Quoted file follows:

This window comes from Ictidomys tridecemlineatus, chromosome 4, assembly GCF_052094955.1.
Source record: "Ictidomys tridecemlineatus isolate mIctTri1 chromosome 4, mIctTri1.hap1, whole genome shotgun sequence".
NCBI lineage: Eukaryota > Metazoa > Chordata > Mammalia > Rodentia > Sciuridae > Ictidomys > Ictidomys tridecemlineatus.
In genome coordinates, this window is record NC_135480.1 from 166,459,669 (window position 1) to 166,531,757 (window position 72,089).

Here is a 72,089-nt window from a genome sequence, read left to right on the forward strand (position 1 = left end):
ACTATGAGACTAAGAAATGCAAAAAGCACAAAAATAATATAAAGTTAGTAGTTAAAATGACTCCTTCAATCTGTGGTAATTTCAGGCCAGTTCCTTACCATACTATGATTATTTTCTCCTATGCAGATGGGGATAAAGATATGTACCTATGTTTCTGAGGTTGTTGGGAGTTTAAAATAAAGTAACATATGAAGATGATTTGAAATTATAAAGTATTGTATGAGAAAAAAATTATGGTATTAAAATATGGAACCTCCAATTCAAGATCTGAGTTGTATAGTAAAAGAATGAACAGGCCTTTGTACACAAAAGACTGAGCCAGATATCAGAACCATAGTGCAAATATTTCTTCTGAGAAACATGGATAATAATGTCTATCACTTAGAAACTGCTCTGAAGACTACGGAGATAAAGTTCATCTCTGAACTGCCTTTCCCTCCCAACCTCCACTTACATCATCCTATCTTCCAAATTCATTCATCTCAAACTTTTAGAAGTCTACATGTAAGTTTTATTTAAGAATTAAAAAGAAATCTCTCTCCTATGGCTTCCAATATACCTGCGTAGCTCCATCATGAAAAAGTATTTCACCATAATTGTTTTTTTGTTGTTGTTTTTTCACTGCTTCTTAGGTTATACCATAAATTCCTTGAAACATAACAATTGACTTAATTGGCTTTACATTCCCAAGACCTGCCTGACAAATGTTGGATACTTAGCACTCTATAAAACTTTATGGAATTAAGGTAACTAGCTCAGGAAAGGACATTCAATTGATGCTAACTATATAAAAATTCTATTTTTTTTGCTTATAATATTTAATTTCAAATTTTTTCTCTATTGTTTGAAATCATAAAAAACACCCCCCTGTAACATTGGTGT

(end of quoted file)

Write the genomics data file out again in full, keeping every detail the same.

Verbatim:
This window comes from Ictidomys tridecemlineatus, chromosome 4, assembly GCF_052094955.1.
Source record: "Ictidomys tridecemlineatus isolate mIctTri1 chromosome 4, mIctTri1.hap1, whole genome shotgun sequence".
NCBI lineage: Eukaryota > Metazoa > Chordata > Mammalia > Rodentia > Sciuridae > Ictidomys > Ictidomys tridecemlineatus.
In genome coordinates, this window is record NC_135480.1 from 166,459,669 (window position 1) to 166,531,757 (window position 72,089).

Here is a 72,089-nt window from a genome sequence, read left to right on the forward strand (position 1 = left end):
ACTATGAGACTAAGAAATGCAAAAAGCACAAAAATAATATAAAGTTAGTAGTTAAAATGACTCCTTCAATCTGTGGTAATTTCAGGCCAGTTCCTTACCATACTATGATTATTTTCTCCTATGCAGATGGGGATAAAGATATGTACCTATGTTTCTGAGGTTGTTGGGAGTTTAAAATAAAGTAACATATGAAGATGATTTGAAATTATAAAGTATTGTATGAGAAAAAAATTATGGTATTAAAATATGGAACCTCCAATTCAAGATCTGAGTTGTATAGTAAAAGAATGAACAGGCCTTTGTACACAAAAGACTGAGCCAGATATCAGAACCATAGTGCAAATATTTCTTCTGAGAAACATGGATAATAATGTCTATCACTTAGAAACTGCTCTGAAGACTACGGAGATAAAGTTCATCTCTGAACTGCCTTTCCCTCCCAACCTCCACTTACATCATCCTATCTTCCAAATTCATTCATCTCAAACTTTTAGAAGTCTACATGTAAGTTTTATTTAAGAATTAAAAAGAAATCTCTCTCCTATGGCTTCCAATATACCTGCGTAGCTCCATCATGAAAAAGTATTTCACCATAATTGTTTTTTTGTTGTTGTTTTTTCACTGCTTCTTAGGTTATACCATAAATTCCTTGAAACATAACAATTGACTTAATTGGCTTTACATTCCCAAGACCTGCCTGACAAATGTTGGATACTTAGCACTCTATAAAACTTTATGGAATTAAGGTAACTAGCTCAGGAAAGGACATTCAATTGATGCTAACTATATAAAAATTCTATTTTTTTTGCTTATAATATTTAATTTCAAATTTTTTCTCTATTGTTTGAAATCATAAAAAACACCCCCCTGTAACATTGGTGT